What Is “Treatment?”

What is “Treatment?”


I have a colleague who shared a story of a patient who told him he’d “been in treatment 32 times.” 32 times? How is that possible? How is that patient ever NOT in “treatment?”

It turns out, of course, that the patient was referring to detox events. He’d been briefly hospitalized (or clinically managed) for periods of time after heavy drug/alcohol use, then discharged. Depending on a person’s use history–amounts and frequency–abruptly stopping use can be medically dangerous. In fact, when alcohol is the substance in question, it can be life-threatening.


But “detox” is not treatment.


I hear many stories about patients who enter clinics or “rehab” centers, and there experience a saturation of 12-step activities and materials, with perhaps some units on biology via the metabolization of drugs and alcohol, and not much else (12-step refers to the program more well known as Alcoholics Anonymous and its offshoot organizations). At these places, there is attendance at 12-step meetings, speakers from 12-step groups, reading of 12-step literature, and the ever-popular creation and sharing of the patient’s “First Step,” which–as the name implies–is an iteration of the first of the twelve steps (it’s a condensed life history with a focus on drugs and alcohol and how the patient became powerless over their use). Patients–and insurance companies–are charged a hefty fee for this service. But attendance at any Alcoholics Anonymous meeting is free. Why pay for treatment, then?


Alcoholics Anonymous is not treatment, either.


To be clear: The fellowship of 12-step groups like AA, NA, etc. has saved countless lives over the 80-plus years it’s been in existence. This peer support network has provided ongoing help for many, many people and is invaluable for those who find it the right fit, and determining that fit requires a period of attendance at a variety of meetings. But the idea that an organization can and should call 12-step work “treatment” and charge for that service is highly problematic.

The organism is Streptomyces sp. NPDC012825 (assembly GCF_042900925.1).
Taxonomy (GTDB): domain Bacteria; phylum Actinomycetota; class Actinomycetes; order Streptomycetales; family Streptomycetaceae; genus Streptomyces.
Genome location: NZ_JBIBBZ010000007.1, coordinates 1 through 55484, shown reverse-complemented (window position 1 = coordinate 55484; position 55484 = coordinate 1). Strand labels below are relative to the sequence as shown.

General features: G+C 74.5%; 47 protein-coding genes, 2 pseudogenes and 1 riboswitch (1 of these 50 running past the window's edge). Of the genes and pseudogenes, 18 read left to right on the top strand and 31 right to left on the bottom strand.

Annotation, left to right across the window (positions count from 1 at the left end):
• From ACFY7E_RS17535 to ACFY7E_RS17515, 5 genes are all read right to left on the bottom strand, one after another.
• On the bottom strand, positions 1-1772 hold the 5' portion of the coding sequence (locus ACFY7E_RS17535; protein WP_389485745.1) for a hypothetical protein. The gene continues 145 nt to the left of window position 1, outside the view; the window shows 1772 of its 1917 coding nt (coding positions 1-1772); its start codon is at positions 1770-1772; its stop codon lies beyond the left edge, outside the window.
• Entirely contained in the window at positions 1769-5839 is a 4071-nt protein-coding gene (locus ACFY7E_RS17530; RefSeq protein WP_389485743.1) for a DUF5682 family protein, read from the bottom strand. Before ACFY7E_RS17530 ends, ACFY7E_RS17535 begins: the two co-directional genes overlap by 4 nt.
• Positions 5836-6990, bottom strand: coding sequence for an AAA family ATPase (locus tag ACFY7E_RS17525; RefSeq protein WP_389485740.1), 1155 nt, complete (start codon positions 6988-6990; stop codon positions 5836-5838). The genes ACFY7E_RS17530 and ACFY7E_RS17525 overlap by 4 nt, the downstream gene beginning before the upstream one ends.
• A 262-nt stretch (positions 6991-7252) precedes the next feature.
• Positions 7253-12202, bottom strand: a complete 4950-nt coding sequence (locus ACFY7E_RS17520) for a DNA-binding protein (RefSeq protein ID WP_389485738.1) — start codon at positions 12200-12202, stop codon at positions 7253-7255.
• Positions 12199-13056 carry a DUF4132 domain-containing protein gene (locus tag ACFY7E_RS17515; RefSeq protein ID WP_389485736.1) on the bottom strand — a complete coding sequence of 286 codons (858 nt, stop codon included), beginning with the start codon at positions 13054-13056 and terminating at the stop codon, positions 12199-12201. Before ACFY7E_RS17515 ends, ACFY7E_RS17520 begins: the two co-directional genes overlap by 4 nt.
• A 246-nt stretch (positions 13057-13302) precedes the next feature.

Substance Use Disorder (SUD) treatment is a specific process that includes a careful and deliberate diagnostic assessment–aligned with the American Society of Addiction Medicine’s criteria–and a plan of action based on that assessment. Levels of care (inpatient, outpatient, partial-hospitalization, etc.) and treatment programs are determined through this assessment. The patient then undergoes an intake process and receives support and education, in a group environment and/or individual counseling, using a variety of clinical approaches such as Motivational Enhancement, Contingency Management, Cognitive Behavioral Therapy tools, et al. A good clinician evaluates each patient’s strengths, provides information, structure, guidance and support, and incorporates patient goals into an ongoing treatment plan.